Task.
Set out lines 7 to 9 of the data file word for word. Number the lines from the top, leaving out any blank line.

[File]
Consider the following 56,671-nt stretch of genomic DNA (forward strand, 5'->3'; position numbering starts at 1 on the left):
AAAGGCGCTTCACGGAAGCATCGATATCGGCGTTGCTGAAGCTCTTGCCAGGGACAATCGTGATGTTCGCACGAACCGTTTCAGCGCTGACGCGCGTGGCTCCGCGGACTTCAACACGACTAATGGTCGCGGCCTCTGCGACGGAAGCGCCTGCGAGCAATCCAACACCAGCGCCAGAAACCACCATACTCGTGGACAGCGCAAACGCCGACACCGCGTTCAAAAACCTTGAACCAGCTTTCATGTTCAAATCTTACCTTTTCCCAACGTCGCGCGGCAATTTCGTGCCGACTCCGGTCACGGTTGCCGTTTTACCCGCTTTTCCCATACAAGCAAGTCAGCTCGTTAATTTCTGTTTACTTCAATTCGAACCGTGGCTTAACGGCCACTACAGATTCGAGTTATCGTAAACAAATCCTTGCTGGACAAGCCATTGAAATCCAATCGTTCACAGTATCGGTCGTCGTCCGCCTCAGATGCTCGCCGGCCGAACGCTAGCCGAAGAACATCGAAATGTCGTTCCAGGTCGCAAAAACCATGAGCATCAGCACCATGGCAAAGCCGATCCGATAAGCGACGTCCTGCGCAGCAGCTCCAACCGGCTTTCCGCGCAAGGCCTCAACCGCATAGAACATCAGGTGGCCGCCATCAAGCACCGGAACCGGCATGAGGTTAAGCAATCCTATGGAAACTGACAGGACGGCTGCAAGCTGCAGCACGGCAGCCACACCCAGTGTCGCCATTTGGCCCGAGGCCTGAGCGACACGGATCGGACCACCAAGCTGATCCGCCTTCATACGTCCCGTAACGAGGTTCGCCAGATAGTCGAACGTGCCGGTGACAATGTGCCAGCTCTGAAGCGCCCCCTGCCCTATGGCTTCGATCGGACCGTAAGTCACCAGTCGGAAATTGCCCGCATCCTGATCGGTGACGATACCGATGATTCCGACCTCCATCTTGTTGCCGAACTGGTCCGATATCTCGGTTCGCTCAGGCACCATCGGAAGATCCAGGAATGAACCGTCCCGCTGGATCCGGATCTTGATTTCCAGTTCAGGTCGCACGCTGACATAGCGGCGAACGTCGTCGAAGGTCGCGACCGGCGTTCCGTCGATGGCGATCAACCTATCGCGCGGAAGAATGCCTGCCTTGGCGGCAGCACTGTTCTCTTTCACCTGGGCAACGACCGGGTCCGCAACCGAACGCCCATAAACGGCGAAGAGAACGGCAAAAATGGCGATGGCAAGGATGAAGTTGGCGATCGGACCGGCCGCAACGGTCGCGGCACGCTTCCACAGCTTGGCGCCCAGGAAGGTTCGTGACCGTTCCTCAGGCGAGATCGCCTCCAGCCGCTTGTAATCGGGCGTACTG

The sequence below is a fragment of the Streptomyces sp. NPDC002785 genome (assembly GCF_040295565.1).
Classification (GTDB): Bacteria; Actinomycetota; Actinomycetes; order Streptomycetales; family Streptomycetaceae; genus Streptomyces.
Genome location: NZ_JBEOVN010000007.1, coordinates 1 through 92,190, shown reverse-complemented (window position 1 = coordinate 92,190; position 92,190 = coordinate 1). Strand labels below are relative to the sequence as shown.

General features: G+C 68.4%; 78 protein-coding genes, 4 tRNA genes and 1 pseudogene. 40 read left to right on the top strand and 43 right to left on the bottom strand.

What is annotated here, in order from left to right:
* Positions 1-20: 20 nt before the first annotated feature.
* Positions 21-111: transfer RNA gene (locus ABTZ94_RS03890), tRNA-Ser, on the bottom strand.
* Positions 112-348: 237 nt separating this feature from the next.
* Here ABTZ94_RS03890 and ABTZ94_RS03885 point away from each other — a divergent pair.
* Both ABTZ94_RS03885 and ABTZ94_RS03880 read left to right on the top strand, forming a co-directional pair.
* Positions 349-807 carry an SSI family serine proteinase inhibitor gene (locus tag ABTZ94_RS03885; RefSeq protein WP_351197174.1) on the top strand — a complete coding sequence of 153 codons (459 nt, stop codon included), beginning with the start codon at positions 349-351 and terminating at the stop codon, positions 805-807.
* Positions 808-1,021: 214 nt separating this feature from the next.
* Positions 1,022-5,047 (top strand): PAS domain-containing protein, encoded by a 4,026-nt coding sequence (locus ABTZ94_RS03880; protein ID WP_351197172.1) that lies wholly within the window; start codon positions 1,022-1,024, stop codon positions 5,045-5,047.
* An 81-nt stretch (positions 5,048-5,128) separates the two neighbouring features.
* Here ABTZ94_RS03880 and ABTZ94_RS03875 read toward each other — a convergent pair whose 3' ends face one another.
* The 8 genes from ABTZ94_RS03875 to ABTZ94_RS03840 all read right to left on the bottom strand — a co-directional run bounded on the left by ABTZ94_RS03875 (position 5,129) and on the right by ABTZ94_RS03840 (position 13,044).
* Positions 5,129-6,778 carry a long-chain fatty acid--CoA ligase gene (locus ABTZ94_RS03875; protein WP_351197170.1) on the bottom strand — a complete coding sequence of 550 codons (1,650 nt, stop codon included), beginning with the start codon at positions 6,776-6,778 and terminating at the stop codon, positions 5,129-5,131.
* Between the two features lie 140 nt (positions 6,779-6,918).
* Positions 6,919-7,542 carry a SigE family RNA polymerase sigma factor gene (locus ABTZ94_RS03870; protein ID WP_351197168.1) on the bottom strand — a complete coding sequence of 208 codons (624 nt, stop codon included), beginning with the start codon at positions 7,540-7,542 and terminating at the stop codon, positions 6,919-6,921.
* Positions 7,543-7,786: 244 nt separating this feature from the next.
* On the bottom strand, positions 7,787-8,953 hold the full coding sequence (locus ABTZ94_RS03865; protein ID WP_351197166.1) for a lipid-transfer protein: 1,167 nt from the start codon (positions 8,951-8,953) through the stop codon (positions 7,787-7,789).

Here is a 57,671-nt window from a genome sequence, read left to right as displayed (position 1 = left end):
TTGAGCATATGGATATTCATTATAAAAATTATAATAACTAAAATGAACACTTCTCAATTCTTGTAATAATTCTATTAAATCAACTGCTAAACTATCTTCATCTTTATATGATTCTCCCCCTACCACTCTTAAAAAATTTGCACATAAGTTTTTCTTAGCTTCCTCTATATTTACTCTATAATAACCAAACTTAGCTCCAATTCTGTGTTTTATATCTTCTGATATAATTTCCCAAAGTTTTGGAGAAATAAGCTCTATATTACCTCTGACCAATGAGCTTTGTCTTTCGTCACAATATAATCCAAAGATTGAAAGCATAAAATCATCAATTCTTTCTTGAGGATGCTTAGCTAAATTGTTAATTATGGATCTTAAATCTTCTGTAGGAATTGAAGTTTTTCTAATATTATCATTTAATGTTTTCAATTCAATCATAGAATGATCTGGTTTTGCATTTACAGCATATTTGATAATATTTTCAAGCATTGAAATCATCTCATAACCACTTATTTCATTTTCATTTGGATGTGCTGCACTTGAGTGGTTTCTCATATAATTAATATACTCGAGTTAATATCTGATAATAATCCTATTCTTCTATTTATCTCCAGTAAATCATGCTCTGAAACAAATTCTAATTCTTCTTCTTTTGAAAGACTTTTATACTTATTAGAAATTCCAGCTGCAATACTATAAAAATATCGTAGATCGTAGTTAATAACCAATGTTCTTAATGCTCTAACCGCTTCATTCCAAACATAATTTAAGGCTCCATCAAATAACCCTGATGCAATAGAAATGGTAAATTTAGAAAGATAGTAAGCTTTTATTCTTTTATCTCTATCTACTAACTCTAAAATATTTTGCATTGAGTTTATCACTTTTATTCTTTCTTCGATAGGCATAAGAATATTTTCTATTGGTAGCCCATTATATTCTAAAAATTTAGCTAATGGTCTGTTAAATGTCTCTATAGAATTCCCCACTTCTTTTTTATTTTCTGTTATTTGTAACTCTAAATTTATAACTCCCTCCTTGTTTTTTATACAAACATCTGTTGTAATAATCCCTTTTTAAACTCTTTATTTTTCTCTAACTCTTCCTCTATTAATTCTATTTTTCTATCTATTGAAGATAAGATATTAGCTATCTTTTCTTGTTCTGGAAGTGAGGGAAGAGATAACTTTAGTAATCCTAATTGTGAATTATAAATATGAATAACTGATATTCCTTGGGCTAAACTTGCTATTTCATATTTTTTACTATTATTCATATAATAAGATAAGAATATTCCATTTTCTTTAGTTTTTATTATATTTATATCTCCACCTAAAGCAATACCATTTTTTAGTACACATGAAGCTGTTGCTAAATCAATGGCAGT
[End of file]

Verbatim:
What is annotated here, in order from left to right:
* Positions 1-20: 20 nt before the first annotated feature.
* Positions 21-111: transfer RNA gene (locus ABTZ94_RS03890), tRNA-Ser, on the bottom strand.